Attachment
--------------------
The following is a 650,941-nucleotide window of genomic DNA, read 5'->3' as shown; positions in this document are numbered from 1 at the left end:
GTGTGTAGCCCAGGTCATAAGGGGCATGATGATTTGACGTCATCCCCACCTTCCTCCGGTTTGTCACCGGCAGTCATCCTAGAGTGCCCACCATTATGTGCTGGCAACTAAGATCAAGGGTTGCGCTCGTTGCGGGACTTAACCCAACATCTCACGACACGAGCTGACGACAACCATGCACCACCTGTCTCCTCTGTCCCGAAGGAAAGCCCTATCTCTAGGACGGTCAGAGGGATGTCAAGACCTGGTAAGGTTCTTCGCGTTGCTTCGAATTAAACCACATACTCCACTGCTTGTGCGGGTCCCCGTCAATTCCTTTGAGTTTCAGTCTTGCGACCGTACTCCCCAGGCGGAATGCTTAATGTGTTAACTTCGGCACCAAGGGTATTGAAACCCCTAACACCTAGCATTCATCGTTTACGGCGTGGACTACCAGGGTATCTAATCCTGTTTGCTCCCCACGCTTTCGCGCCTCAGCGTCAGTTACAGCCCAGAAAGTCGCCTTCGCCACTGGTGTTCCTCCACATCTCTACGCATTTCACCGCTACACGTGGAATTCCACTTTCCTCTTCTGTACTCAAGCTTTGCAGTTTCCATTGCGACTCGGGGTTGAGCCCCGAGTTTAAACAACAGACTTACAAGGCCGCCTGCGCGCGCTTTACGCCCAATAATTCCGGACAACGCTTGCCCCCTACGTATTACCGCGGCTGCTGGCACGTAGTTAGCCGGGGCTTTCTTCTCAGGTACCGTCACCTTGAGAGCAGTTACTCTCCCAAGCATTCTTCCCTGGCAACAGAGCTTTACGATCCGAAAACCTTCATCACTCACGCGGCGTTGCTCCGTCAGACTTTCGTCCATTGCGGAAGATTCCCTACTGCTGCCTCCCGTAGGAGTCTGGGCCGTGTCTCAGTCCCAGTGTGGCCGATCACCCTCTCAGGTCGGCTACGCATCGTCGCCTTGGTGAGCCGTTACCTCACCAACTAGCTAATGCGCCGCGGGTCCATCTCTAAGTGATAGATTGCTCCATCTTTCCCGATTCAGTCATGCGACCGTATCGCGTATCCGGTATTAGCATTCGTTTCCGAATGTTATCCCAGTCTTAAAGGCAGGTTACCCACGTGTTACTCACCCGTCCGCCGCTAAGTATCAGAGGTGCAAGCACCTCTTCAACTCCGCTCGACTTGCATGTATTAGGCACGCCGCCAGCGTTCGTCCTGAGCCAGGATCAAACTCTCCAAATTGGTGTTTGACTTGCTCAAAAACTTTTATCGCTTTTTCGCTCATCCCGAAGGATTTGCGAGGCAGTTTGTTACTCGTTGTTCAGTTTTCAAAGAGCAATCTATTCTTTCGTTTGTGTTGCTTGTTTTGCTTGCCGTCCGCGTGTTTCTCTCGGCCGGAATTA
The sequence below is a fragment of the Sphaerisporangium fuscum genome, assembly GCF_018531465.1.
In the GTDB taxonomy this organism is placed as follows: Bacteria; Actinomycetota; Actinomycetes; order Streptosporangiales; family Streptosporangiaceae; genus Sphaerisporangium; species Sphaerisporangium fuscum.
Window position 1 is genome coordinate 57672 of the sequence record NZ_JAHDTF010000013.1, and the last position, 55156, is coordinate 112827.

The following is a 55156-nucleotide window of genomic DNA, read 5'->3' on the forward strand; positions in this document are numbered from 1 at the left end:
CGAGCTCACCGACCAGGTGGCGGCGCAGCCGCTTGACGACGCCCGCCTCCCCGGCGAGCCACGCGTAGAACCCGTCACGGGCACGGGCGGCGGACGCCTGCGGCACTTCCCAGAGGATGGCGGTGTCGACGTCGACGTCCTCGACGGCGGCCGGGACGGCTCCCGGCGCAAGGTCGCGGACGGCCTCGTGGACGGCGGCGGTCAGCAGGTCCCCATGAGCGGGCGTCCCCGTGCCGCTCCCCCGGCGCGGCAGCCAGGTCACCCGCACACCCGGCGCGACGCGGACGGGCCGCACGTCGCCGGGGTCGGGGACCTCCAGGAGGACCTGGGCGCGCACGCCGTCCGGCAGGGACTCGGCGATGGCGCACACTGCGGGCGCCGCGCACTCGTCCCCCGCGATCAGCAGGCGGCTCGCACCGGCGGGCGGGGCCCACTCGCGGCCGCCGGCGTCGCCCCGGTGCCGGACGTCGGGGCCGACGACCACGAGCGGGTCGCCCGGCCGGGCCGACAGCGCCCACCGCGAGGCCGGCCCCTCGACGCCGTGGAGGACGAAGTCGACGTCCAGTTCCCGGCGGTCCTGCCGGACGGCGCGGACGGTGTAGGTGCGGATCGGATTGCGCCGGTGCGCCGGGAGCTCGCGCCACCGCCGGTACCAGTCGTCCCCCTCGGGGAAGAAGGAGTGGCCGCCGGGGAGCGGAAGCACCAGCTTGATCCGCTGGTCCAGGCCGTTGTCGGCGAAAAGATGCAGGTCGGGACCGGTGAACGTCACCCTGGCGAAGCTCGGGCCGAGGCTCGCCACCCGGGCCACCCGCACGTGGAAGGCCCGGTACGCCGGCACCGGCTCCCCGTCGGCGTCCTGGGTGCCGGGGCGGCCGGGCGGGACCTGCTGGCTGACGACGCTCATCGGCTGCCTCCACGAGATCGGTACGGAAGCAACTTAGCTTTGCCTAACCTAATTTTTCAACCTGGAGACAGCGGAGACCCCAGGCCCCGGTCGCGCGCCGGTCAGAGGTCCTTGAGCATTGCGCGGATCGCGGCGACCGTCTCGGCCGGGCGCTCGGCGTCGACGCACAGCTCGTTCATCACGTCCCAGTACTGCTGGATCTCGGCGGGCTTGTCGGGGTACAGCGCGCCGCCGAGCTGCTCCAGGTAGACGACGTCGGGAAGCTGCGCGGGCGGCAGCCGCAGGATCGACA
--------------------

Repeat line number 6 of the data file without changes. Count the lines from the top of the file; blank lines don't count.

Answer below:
The following is a 55156-nucleotide window of genomic DNA, read 5'->3' on the forward strand; positions in this document are numbered from 1 at the left end: